• Does the repository enable open access to your data? If you decide to share your data, this is key information. 

  • Does the repository license your data? Does it offer clear terms and conditions for data reuse? It is important that others know what they can and cannot do with your data. 

  • Does the repository provide a landing page for your dataset with metadata? Metadata will help others find your data, tell what they are and how to cite them. 

  • Does the repository enable versioning? If you update your dataset, you can upload it as a new version of the original dataset. The new dataset is given its own identifier and users can easily find out what is the latest version or which version was used in a particular study.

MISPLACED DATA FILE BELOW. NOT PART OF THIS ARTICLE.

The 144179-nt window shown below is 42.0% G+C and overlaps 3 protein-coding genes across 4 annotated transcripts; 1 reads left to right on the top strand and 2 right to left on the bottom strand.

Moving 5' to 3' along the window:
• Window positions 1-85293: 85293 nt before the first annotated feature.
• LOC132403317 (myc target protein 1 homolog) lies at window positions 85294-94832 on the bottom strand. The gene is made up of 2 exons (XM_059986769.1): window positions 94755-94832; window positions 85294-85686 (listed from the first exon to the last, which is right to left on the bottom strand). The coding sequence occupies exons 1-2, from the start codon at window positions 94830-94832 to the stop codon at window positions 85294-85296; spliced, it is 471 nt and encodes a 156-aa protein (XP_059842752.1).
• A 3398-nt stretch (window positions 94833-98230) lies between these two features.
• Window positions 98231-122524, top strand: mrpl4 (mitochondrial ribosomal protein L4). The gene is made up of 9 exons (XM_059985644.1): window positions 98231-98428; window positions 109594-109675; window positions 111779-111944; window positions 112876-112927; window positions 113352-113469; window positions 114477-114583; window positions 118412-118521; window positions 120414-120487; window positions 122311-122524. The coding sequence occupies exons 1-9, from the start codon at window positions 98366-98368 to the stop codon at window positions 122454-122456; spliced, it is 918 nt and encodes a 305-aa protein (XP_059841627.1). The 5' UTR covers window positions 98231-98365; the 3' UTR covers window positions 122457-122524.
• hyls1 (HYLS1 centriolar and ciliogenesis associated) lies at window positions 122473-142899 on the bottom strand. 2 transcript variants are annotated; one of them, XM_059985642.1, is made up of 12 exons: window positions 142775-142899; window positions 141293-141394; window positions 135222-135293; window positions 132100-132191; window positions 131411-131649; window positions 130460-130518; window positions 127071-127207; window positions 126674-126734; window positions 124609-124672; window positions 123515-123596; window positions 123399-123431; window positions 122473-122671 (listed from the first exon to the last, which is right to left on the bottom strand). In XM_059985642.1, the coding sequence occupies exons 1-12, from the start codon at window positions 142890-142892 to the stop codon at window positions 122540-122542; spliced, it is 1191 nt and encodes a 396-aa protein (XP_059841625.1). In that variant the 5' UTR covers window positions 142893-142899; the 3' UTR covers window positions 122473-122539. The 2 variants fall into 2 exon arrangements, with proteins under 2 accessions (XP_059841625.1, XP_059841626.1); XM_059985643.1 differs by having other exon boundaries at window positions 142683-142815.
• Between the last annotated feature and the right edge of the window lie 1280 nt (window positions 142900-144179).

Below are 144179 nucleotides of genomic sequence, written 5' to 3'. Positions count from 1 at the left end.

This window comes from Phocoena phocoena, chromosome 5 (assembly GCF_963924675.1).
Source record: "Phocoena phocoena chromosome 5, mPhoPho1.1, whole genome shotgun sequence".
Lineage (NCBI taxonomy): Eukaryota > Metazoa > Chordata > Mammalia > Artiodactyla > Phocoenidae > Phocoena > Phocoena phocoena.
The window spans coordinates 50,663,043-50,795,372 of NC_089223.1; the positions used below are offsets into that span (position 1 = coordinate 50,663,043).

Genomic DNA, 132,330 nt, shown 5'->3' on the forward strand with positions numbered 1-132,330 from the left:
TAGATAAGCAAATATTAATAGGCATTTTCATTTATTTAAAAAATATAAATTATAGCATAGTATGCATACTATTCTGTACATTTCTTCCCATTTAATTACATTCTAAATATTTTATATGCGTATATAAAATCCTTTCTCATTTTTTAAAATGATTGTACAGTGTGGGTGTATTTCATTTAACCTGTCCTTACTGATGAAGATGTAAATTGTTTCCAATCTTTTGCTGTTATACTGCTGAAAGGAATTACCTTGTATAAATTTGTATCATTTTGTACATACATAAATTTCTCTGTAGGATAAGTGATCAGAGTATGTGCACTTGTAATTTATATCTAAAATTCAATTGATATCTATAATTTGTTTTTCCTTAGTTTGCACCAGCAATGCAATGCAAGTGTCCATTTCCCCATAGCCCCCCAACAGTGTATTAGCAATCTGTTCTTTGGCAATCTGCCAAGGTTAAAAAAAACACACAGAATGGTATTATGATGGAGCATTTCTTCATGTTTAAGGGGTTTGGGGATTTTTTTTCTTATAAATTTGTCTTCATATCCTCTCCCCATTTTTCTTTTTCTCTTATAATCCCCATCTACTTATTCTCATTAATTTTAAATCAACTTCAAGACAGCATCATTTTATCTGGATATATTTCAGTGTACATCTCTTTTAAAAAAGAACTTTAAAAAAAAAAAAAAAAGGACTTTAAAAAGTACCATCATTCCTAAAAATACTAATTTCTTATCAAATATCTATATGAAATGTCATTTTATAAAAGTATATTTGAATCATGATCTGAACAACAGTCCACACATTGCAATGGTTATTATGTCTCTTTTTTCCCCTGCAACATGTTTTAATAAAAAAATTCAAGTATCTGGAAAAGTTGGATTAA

You can easily check some of these information at Each entry, in the upper right corner, includes a series of pictograms  which tell you, for example, whether the repository uses persistent identifiers, whether it is open or certified. You can find more information in the detailed entry or on the website of the repository. 

An example of the entry for LINDAT/CLARIN in
An example of the entry for LINDAT/CLARIN in

This method of sharing is suitable for both standalone datasets and for underlying data for published articles. If you are publishing underlying data for published articles, remember to include a link to the dataset in your publication, and a link to the publication in the metadata of your data (preferably in the form of a persistent identifier, such as DOI).

Data journals